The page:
COWBOY POETRY: A Long Ride

Bryce Angell is a cowboy poet. Angell was raised on a farm/ranch in the St. Anthony, Idaho area with approximately 75 head of horses. Horses remain an important part of Angell's life.  Angell shares his poetry with Cache Valley Daily every Friday.

My friends and I made plans to ride in Yellowstone last fall. It’s a day-long ride we’ve done before, twelve of us, in all.

We brought along our horses in trailers pulled by trucks. I had no clue I’d later think, this day just really sucks.

We started at Old Faithful on a brisk October day and aimed for Bechler Ranger Station, thirty miles away.

I could hear the click as saddle bags were buckled in their places. Those cowboys were excited. I could see it in their faces.

The cowboys wore their leather chaps and hats all pulled down tight. Their down filled coats would keep them warm all day and into night.

The horses’ breaths were steaming in the cold October air. It was time to hit the trail, and we had no time to spare.

Now let me take you back a bit before our ride began. There were four lady riders who were bound to join our clan.

They had all just started riding but were dressed to fit the part. And what was so surprising was their stop at Mini-Mart.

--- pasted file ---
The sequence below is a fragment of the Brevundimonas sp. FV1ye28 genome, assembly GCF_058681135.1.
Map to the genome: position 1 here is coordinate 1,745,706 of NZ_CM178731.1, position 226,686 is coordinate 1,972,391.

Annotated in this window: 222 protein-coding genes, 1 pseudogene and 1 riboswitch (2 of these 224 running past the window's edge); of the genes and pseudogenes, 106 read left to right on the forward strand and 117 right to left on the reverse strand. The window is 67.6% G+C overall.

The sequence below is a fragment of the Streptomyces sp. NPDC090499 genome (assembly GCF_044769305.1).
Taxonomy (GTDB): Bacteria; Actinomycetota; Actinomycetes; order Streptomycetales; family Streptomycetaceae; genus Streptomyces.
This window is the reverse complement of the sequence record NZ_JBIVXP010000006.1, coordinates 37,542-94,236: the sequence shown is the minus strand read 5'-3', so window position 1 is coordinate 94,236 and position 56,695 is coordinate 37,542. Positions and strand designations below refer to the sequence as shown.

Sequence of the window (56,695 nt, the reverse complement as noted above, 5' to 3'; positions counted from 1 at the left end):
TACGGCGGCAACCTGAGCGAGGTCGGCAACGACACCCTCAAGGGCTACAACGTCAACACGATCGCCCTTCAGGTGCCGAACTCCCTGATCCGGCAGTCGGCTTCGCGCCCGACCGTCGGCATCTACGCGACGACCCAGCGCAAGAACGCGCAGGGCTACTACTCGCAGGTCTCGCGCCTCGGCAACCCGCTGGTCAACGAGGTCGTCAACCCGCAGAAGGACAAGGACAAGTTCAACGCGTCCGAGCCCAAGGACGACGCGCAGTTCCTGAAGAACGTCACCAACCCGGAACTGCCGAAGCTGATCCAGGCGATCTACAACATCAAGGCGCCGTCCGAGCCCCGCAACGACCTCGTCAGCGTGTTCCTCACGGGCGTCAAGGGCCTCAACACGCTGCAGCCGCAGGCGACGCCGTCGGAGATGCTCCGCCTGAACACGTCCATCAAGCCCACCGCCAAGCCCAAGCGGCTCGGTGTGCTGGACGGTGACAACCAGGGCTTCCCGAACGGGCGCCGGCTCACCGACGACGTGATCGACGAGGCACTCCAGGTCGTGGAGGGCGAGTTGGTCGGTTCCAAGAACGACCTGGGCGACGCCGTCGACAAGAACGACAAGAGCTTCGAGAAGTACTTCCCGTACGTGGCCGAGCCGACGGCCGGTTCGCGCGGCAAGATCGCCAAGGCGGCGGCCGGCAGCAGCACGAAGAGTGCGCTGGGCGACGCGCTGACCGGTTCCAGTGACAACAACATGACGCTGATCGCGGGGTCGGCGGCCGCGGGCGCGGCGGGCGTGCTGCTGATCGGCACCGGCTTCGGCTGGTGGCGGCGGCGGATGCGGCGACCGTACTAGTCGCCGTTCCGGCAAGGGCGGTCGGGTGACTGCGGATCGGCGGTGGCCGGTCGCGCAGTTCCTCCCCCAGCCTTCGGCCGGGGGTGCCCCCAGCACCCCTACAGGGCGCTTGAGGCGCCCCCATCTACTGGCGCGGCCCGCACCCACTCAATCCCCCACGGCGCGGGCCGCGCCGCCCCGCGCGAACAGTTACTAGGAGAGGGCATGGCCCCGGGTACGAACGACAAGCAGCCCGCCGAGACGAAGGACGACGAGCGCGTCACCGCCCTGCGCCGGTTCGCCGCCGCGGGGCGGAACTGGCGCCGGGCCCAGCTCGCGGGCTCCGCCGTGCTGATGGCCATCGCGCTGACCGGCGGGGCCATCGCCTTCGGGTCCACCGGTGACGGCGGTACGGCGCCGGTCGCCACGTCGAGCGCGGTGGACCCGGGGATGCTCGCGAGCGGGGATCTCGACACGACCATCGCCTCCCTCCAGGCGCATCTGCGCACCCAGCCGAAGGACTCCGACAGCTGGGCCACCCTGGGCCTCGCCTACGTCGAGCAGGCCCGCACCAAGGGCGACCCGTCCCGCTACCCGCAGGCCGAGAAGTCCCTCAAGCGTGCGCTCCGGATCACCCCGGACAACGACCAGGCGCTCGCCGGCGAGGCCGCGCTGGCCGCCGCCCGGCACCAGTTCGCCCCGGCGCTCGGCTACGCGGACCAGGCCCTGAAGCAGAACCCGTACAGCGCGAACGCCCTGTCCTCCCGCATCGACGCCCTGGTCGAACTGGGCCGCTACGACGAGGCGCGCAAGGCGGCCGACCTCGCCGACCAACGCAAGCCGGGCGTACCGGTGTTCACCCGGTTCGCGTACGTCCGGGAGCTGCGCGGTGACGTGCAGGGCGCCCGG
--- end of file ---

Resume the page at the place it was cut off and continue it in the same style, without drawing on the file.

They thought they had some extra time and bought some soda pop. They must have had a mighty thirst. They filled it to the top.

Well, they climbed up on their horses. Only rode a mile or so before that pop had run its course. And then they had to go.

We helped the ladies climb on down. Into the woods they went. Then helped each one back on her horse, just like a proper gent.

On down the trail our horses walked but stopped when (wouldn’t you know?) another lady called out loud, “I really gotta go!”

So once again we helped her down and then back on her horse. I warned them all, “We’re running late. We’ve got to stay the course.”

We rode a few more miles, and then I heard a desperate plea, “I know we’re short of time, but, guys, I really gotta pee.”

I wondered just how many times in one day they could go. I stopped the count about half way. I didn’t want to know.

We stopped at Bechler River, to have a real quick bite. The horses drank and ate some oats. By now we’re losing light.

The day was done. The sun went down. The time had gone too slow. But after dark I never heard, “I really gotta go.”

We finally reached the station. Yes, our patience had been tried, and my body was a total wreck. I was completely fried.

So when we take that ride again, I’ll offer some advice. Leave all the soda pop at home, or we might not be so nice.

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